(Received 30 May 1990; accepted 29 June 1990)
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The clinical chemistry of various forms of hemoglobin occupies a large fraction of the total activities of hospital and forensic science laboratories. Some of the potential pitfalls are reviewed here along with an account of the accidental discovery of two novel chemical forms. Human or mouse red blood cells were exposed to excess sodium nitrite to convert the intracellular pigment to methemoglobin. When these were subsequently incubated in Krebs-Ringer-phosphate-glucose medium, pH 7.4 at 37°C under nitrogen and in the presence of various concentrations of methylene blue, a blood pigment was generated in high yield which had unique properties. In lysates, the pigment was stable in air, and it could be maintained in liquid nitrogen for as long as a year without deterioration. The pigment had properties different from those of oxyhemoglobin, deoxyhemoglobin, methemoglobin, or carboxyhemoglobin. After separation by isoelectric focusing, the pigment gave a strong signal on electron paramagnetic resonance (EPR) spectroscopy. The other forms of hemoglobin given above are EPR-silent. The pigment was eventually identified as the nitrosylated valency hybrid species, (α2+β3+)2(NO)2. The corresponding species, (α3+β2+)2(NO)2, has similar properties. These species apparently owe their unusual stability in air to the presence of the oxidized subunits in the same tetramer.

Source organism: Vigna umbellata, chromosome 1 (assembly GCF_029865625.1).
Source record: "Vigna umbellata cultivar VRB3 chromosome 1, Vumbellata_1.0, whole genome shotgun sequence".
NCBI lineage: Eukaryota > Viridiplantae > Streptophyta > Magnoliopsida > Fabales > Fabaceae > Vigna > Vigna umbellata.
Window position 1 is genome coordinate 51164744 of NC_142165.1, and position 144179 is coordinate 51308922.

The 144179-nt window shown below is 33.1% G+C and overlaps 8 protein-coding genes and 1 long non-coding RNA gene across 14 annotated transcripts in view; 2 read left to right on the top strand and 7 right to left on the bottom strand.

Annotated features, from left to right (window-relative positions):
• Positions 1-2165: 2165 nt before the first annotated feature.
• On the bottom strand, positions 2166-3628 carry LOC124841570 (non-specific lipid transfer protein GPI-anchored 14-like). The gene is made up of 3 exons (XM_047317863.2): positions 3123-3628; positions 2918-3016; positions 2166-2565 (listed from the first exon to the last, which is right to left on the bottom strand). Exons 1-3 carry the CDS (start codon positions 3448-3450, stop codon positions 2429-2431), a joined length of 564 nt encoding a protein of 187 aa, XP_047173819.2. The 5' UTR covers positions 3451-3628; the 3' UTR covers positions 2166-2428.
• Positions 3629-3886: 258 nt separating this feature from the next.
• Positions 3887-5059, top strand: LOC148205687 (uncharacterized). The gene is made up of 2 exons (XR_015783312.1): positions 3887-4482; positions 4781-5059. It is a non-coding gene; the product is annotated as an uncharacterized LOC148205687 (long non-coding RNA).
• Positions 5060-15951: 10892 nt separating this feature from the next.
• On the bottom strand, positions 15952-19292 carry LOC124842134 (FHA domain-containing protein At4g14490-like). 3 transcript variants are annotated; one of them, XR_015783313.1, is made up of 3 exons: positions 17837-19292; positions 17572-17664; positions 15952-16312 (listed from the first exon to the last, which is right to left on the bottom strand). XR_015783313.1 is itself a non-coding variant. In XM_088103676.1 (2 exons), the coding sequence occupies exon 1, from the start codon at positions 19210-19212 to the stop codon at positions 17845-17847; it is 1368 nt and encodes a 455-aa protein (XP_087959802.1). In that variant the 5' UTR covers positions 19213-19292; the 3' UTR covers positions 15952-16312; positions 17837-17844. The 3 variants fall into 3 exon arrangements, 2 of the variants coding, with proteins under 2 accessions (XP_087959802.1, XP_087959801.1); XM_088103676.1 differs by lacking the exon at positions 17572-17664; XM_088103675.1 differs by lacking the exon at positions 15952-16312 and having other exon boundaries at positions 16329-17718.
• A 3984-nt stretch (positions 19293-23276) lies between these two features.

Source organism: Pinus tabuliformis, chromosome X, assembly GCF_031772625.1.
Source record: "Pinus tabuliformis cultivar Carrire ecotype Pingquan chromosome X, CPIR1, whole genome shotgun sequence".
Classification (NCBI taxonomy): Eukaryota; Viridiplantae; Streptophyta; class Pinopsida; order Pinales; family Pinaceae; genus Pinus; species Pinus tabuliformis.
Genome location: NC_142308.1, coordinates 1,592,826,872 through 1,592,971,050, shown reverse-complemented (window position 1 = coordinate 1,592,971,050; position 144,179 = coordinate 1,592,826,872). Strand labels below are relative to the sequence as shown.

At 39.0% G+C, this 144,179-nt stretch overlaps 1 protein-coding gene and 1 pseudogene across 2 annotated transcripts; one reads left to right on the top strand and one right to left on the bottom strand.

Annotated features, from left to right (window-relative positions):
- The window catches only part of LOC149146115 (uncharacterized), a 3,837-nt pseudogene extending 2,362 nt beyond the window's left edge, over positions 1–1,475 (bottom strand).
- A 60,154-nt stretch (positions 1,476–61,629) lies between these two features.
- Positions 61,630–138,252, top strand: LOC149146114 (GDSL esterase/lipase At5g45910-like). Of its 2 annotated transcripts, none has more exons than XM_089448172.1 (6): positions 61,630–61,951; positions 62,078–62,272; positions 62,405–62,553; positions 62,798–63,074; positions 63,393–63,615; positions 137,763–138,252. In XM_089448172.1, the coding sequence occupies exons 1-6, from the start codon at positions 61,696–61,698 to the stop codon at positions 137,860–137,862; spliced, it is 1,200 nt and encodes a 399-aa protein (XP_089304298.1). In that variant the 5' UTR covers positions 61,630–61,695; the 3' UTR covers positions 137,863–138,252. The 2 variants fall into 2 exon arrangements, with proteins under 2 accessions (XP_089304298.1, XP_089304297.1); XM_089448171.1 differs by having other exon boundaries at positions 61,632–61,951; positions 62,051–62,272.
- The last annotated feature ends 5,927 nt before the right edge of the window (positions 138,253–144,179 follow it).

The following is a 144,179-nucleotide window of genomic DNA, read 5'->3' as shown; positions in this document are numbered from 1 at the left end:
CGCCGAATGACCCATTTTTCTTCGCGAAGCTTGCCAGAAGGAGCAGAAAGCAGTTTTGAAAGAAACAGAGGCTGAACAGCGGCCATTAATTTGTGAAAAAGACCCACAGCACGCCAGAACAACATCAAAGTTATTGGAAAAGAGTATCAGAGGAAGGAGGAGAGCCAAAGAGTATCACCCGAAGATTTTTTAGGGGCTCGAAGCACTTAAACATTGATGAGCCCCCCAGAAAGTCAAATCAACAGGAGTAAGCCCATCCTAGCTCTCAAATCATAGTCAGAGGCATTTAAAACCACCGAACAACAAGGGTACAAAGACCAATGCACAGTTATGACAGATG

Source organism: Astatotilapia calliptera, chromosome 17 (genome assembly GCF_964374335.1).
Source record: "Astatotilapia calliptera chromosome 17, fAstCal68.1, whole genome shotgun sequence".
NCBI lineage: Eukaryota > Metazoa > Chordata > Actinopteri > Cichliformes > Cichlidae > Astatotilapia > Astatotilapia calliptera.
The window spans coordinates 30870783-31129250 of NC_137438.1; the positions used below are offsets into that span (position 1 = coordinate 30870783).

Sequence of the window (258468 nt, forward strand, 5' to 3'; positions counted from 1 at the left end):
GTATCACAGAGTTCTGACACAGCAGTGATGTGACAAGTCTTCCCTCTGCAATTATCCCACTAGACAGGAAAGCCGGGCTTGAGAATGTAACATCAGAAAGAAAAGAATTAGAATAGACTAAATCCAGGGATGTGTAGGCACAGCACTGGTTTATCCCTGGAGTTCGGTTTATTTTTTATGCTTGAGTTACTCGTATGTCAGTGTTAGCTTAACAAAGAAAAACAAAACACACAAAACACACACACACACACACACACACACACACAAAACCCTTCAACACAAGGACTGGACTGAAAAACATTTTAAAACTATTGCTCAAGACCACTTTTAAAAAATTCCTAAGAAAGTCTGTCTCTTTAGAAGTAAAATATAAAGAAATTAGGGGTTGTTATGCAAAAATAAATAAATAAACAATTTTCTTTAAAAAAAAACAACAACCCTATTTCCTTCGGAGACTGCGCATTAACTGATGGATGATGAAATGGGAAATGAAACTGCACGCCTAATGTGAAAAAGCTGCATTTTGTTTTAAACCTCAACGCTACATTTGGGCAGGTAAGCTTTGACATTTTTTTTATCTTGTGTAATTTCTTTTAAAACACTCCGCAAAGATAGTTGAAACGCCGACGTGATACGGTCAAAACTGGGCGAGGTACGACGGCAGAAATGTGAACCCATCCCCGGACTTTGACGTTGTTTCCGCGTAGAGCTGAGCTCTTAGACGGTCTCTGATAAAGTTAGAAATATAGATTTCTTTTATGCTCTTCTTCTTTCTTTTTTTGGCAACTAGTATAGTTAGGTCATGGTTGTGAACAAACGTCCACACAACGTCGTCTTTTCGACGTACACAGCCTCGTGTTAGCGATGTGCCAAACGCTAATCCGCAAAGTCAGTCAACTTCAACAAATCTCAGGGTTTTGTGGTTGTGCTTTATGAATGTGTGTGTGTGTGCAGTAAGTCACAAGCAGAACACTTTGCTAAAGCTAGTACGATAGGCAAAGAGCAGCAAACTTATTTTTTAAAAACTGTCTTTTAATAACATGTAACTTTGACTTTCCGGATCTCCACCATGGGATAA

Professor of pharmacology and toxicology, Dartmouth Medical School, Hanover, NH
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